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HAROS - Short Presentation

Hello, everyone.

Many of you already know me, or at least know my work on HAROS, a tool to improve software quality of ROS code.

Recently, I have been presenting HAROS and its roadmap here and there. It has been a while since I have shared updates on the tool with the ROS community as a whole, so I figured I would record one of these presentations and share it with you here.

If you have some time to spare (about 13 minutes), I look forward to hearing your questions and feedback.

Thanks in advance!


P.S.: let me know if it is hard to understand the audio and if you would like me to add subtitles.

4 Likes

Very clear sound
Good slides

I got lost when you were commenting the tool overview slide. There you would need more slides to show what you are saying.
Also theere i tried to read the the slide icons names etc.
Maybe an animation of the workflow, i mean one piece at a time appears would work.
I would like also to have in the video some practical hints.
Can I use it for ros 1?
How long it takes to install?
How long to set up a test?
How long to run a satysfying set of test?
Of course it all depends on the code I want to analyse but some examples would be insightful

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Thanks for the feedback, @Paulinho1!

I got lost when you were commenting the tool overview slide.

I was afraid that one was going to be problematic. It’s got too much information into a single slide.
Indeed, some kind of animation, or at least some highlights of the parts I am talking about, should be included.

Can I use it for ros 1?

Yes. It is intended for ROS 1 only, for now. ROS 2 is still on the roadmap.

How long it takes to install?

Installation should not take long. Depending on the plugins you want to use, it only takes the time to download a few packages with pip, or the time to clone the repositories if you run it from source.

How long to set up a test?

If you do not take into account the time it takes to come up with (and write down) properties, generating a test is also relatively quick.

It should only take a few seconds, unless you are running it for the first time for a given system (or if the ROS code has been modified since you last ran it). In that case, it has to “compile” the code again, to update the architecture model, and that takes about as long as normal compilation with catkin_make or similar.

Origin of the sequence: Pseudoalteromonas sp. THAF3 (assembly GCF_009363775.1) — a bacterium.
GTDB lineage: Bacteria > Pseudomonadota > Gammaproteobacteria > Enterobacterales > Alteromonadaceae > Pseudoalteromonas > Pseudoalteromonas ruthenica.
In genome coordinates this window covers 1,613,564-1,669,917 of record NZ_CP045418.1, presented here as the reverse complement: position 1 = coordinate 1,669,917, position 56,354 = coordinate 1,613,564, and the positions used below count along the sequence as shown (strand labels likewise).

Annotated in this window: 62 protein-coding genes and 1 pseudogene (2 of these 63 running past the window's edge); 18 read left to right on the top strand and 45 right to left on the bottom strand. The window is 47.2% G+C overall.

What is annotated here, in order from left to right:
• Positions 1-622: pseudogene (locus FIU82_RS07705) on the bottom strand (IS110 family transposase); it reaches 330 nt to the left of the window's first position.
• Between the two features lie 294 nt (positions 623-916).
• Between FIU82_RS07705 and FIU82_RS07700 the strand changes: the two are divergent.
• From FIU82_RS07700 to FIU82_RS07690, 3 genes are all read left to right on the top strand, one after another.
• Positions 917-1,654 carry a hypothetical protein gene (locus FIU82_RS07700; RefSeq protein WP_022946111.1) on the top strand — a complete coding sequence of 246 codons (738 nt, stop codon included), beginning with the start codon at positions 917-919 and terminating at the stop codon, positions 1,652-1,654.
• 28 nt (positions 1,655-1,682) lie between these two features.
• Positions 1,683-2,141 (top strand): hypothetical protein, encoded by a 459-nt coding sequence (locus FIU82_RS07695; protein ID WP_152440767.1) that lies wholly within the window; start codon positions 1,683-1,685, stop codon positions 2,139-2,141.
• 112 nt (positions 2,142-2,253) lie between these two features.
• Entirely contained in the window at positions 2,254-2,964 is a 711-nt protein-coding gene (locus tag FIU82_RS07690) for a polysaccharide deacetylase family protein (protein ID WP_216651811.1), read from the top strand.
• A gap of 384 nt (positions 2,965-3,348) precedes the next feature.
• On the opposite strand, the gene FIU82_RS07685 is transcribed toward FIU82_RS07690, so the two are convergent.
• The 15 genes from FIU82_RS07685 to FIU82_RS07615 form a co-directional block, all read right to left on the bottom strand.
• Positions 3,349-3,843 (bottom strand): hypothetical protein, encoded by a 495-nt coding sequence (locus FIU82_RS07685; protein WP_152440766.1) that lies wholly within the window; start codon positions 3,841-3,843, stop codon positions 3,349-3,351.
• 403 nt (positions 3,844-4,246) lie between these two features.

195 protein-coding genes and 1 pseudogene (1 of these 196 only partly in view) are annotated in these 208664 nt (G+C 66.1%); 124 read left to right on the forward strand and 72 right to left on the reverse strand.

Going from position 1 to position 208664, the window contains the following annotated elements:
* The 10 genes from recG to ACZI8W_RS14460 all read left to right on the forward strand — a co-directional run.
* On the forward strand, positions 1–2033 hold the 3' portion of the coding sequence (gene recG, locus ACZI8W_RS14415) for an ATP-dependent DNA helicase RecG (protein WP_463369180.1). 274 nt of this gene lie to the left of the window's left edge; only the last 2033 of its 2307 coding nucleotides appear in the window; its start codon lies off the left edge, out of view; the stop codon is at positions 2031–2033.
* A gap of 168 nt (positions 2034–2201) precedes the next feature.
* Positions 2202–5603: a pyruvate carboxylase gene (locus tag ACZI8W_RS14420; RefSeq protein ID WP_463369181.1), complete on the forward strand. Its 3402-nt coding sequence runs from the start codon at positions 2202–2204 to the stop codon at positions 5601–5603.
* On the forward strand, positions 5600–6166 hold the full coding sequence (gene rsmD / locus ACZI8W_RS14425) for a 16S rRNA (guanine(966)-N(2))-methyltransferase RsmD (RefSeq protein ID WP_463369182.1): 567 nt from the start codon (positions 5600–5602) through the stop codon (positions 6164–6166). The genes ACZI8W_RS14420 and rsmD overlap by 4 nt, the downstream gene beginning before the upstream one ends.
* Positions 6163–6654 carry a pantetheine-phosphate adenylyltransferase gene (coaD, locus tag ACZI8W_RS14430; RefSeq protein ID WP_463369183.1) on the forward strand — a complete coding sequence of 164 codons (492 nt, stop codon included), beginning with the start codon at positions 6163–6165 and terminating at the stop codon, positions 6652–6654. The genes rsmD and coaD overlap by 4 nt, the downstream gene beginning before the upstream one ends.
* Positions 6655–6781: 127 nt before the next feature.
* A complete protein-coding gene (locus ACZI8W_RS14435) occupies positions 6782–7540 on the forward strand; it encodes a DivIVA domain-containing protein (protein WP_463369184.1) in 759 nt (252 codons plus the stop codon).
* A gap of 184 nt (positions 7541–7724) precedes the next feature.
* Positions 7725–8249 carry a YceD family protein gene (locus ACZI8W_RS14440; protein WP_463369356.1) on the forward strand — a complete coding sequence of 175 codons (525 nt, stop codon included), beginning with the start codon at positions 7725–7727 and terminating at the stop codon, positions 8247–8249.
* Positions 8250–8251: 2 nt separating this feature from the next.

How long to run a satysfying set of test?

Depends on settings, but running property-based tests takes a while because each property is automatically tested many times with different inputs.
Unfortunately, for each input, it has to launch the ROS system under test, run the test and kill the system, so that the next input is guaranteed to start from a fresh state.

If the property is false, it should not take long to find a counterexample. But, if it is true, you can expect to wait a few minutes, until it gives up.
I tested systems with hundreds of properties (both true and false), and I got an average of 5 or 6 seconds per input (half of it is roslaunch). True properties should run hundreds of inputs, false properties often find the bug in 15 to 30 inputs.

If there was a standard mechanism to reset nodes to the original state at runtime, without killing and launching them again, this would be much shorter. I have seen cases (e.g., Kobuki) where they have a /reset topic, and I modified some tests by hand to use it, but it is not standard.

some examples would be insightful

Indeed. Thanks for the suggestion. I will include some hands-on information in a future version. :+1:

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it would be nice also to have command-like-tutorial so something like you did here: Haros Basics - YouTube but with your comments :slight_smile: maybe even done for known open source project like husky with gazebo or smth like this - just an idea.

Sounds great @femust :+1:

This presentation was intended for a 15-min talk, so it is a bit more abstract.
I have a public repository of case studies using HAROS on GitHub. I might do a process like this, but in video format with commentary.

+1 for adding ROS 2 support! And thank you very much for helping push higher code quality.